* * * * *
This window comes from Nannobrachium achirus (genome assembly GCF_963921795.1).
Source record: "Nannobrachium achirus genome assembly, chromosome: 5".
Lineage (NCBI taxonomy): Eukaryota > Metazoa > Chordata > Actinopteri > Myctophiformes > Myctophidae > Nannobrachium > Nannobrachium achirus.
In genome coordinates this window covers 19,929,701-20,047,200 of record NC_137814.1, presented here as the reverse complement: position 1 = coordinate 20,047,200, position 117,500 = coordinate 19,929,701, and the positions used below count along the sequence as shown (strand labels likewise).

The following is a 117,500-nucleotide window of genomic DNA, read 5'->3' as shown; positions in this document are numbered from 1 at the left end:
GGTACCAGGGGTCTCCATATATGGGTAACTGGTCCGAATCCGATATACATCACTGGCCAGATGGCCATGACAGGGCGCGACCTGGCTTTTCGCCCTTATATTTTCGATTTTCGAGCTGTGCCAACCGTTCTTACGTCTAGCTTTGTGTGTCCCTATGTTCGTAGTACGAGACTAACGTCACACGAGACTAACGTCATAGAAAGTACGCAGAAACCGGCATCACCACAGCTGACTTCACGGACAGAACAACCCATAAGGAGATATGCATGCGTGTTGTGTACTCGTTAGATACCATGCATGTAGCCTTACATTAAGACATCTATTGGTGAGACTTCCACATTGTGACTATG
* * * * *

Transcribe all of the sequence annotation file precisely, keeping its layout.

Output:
This window comes from Nannobrachium achirus (genome assembly GCF_963921795.1).
Source record: "Nannobrachium achirus genome assembly, chromosome: 5".
Lineage (NCBI taxonomy): Eukaryota > Metazoa > Chordata > Actinopteri > Myctophiformes > Myctophidae > Nannobrachium > Nannobrachium achirus.
In genome coordinates this window covers 19,929,701-20,047,200 of record NC_137814.1, presented here as the reverse complement: position 1 = coordinate 20,047,200, position 117,500 = coordinate 19,929,701, and the positions used below count along the sequence as shown (strand labels likewise).

The following is a 117,500-nucleotide window of genomic DNA, read 5'->3' as shown; positions in this document are numbered from 1 at the left end:
GGTACCAGGGGTCTCCATATATGGGTAACTGGTCCGAATCCGATATACATCACTGGCCAGATGGCCATGACAGGGCGCGACCTGGCTTTTCGCCCTTATATTTTCGATTTTCGAGCTGTGCCAACCGTTCTTACGTCTAGCTTTGTGTGTCCCTATGTTCGTAGTACGAGACTAACGTCACACGAGACTAACGTCATAGAAAGTACGCAGAAACCGGCATCACCACAGCTGACTTCACGGACAGAACAACCCATAAGGAGATATGCATGCGTGTTGTGTACTCGTTAGATACCATGCATGTAGCCTTACATTAAGACATCTATTGGTGAGACTTCCACATTGTGACTATG